The FBI has a long history of errors, miscalculations, and outright failures that make the current allegations almost pale by comparison.
As a young journalist, I trekked back and forth through the FBI “cordon” around Wounded Knee in 1973, where Native American activists had taken over the site in South Dakota of a famous massacre of Indians by federal troops
A few years later, I wrote about the virtual execution of Fred Hampton and Mark Clark, two Black Panther leaders in Chicago. The duo had been a target of the FBI failed counter-intelligence program of radicals in the 1960s and 1970s.
The Counter Intelligence Program, known as COINTELPRO, was a series of covert and at times illegal, projects conducted by FBI and aimed at domestic political organizations. The program, initiated by Director J. Edgar Hoover, attacked anti-Vietnam organizers, activists of the Civil Rights movement or the Black Power movement, feminist organizations, and others. The program was responsible for the famous recordings of Martin Luther King’s private life.
The murders of Hampton, the deputy chairman of the party, and Clark occurred in a shootout with Chicago police and the FBI. The house where the Black Panthers were staying had nearly 100 rounds of incoming bullets and only one outgoing. Although the City of Chicago coroners ruled the action as justifiable, a court ordered the government to pay nearly $2 million to the families.
But there’s far more than my personal experience with the bureau.
Ruby Ridge, near my birthplace of Boise, Idaho, ended with the death of the son and wife of Randy Weaver and an eventual big cash settlement. The siege started over Weaver’s failure to appear for a firearms charge in 1992.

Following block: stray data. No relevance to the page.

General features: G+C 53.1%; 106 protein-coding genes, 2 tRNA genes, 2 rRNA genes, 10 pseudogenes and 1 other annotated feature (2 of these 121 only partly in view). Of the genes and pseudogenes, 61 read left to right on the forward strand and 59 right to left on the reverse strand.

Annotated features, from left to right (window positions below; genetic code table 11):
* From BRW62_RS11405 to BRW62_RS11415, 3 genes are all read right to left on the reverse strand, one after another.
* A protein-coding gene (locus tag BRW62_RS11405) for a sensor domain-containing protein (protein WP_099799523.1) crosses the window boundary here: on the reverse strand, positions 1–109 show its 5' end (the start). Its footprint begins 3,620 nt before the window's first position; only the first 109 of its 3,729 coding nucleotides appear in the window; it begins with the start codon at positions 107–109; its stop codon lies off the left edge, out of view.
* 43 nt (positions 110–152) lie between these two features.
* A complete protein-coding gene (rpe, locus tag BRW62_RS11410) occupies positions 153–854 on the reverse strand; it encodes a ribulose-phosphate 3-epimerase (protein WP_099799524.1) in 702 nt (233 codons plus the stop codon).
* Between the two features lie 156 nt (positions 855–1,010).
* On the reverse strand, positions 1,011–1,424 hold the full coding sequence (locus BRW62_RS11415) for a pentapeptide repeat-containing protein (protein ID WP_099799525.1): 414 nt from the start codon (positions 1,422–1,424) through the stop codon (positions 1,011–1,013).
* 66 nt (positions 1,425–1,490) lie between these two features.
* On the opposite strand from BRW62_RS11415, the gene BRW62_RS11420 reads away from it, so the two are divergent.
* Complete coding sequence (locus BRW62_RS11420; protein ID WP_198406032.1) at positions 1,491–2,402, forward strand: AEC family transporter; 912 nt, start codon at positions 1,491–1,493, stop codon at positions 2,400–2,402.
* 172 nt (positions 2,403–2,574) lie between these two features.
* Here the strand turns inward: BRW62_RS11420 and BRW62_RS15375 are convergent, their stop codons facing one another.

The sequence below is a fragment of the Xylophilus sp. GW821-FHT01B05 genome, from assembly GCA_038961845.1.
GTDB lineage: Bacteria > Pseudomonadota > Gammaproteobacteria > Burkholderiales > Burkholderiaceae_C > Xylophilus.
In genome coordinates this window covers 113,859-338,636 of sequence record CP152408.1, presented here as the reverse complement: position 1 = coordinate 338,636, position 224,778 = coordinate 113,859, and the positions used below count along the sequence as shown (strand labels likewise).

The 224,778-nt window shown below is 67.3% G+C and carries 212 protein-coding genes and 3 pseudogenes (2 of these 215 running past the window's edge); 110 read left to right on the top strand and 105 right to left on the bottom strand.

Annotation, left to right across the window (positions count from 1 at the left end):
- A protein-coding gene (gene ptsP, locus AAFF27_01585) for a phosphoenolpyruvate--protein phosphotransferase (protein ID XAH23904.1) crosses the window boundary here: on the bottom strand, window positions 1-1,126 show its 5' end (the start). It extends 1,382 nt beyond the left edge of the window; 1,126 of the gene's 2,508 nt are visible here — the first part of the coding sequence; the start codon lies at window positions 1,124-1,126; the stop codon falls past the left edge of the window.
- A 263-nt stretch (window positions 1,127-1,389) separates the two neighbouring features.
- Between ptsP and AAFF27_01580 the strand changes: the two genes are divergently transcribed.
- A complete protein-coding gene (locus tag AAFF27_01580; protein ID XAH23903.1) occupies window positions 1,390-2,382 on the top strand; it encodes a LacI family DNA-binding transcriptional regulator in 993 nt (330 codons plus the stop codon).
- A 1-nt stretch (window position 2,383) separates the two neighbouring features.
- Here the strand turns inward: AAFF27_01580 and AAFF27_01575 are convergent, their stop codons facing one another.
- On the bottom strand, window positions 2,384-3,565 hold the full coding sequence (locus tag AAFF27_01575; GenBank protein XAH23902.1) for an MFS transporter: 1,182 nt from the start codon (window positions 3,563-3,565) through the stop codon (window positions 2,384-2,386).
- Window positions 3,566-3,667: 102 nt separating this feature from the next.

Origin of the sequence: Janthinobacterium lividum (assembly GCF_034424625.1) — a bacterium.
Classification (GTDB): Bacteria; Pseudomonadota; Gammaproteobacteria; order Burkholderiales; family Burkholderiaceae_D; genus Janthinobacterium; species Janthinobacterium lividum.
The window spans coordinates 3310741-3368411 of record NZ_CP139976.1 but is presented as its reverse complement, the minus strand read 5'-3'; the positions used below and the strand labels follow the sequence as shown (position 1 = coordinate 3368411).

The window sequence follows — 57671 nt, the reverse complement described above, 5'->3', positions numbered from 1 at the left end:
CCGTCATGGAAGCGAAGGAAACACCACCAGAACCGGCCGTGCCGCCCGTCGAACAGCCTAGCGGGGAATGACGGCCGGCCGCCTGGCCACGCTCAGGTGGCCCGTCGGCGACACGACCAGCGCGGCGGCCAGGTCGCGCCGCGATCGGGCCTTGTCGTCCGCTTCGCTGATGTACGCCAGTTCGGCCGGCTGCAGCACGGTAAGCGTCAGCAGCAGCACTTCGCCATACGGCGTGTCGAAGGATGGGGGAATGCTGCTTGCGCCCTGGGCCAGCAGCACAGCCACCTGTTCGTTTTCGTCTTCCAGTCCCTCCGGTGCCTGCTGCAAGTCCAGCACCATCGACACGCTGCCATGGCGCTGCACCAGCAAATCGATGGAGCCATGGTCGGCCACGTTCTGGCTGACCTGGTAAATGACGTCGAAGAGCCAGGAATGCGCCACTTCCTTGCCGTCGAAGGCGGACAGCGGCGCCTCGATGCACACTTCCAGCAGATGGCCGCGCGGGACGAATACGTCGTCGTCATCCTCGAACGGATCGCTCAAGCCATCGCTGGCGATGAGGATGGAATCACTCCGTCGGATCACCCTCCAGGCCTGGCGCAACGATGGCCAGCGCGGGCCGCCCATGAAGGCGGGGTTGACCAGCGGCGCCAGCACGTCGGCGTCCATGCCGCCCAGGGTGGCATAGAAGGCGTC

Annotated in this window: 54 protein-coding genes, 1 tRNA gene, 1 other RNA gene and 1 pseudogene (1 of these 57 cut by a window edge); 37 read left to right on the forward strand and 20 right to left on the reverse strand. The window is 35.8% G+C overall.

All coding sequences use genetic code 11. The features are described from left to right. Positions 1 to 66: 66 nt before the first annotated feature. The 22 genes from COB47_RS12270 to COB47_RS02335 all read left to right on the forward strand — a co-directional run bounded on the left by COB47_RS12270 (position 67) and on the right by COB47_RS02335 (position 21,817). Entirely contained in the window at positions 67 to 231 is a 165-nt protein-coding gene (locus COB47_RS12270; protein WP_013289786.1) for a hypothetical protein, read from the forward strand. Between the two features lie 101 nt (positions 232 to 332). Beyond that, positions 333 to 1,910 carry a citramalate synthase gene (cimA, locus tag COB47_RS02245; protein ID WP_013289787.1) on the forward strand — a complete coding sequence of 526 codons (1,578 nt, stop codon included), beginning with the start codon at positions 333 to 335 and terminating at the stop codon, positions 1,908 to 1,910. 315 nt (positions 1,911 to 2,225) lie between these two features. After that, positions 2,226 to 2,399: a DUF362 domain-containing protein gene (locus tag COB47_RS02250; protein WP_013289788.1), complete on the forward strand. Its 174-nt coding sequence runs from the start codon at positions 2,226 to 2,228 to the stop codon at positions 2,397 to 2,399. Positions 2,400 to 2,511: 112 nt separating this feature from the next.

More important, the rise of the militia movement happened as a direct result of the confrontation. The incident was so poorly handled that the FBI agent-in-charge was sentenced to 18 months in prison for obstructing an investigation into the FBI’s incompetence.
The 51-day confrontation with the Branch Davidians ended with 76 people dead in 1993 in Texas in an ill-conceived assault that led to a massive fire. Again, the incident added fuel to the militia fire.
The FBI and other law enforcement officials failed to understand the significance of Ruby Ridge and Waco to a growing militia movement, which ultimately led to the Oklahoma City bombing in 1995. So much so that the FBI initially thought Oklahoma City was carried out by Middle Eastern terrorists.
I’m not saying that domestic surveillance was inappropriate, but the illegality of some of the FBI’s actions was extensive. Also, I am not saying Hampton, Clark, Weaver, and others were choir boys. But the use of force was more than excessive.
The FBI had some success in the 1980s and 1990s in bringing down the Italian Mafia, although it took four trials to send John Gotti, the leader of the Mob in New York, to jail. Moreover, a variety of other ethnic groups filled the vacuum.
In the buildup to 9/11, the FBI, like many other agencies, failed on numerous opportunities to foil the attack.
Although the CIA may have been primarily responsible for the failure to realize the deadliness of the blind sheikh, Omar Abdel-Rahman, the FBI didn’t adequate investigate his New Jersey mosque, which provided the foot soldiers for the 1993 attack against the World Trade Center.
I crossed paths with him during the uprising in Egypt that eventually led to the assassination of Egyptian President Anwar Sadat in 1981. Everyone in Egypt knew he was a dangerous man and terrorist agitator.
Nevertheless, Abdel-Rahman was issued a tourist visa to visit the United States by the the U. S. embassy in Sudan despite his name being on a terrorist watch list. He even obtained a green card. He ultimately was convicted of conspiracy for his involvement in several terrorist attacks and died in prison.
Furthermore, the FBI failed to recognize the analysis put forward by John O’Neill, who consistently pressed for more cooperation between agencies in fighting al-Qaeda. He was passed over for promotion and eventually took a job as head of security for the World Trade Center, where he died during the 2001 attack.
His story is told in The Looming Tower, a brilliant book about the failures of 9/11, and the subject of a recent television series.
Although there are many dedicated FBI personnel, the agency has not been a shining example of excellence. That’s why it’s not that surprising the FBI is facing yet another round of investigation into errors of judgment.
Here are a few other mistakes: https://www.ranker.com/list/top-10-greatest-fbi-fails-of-all-time/autumn-spragg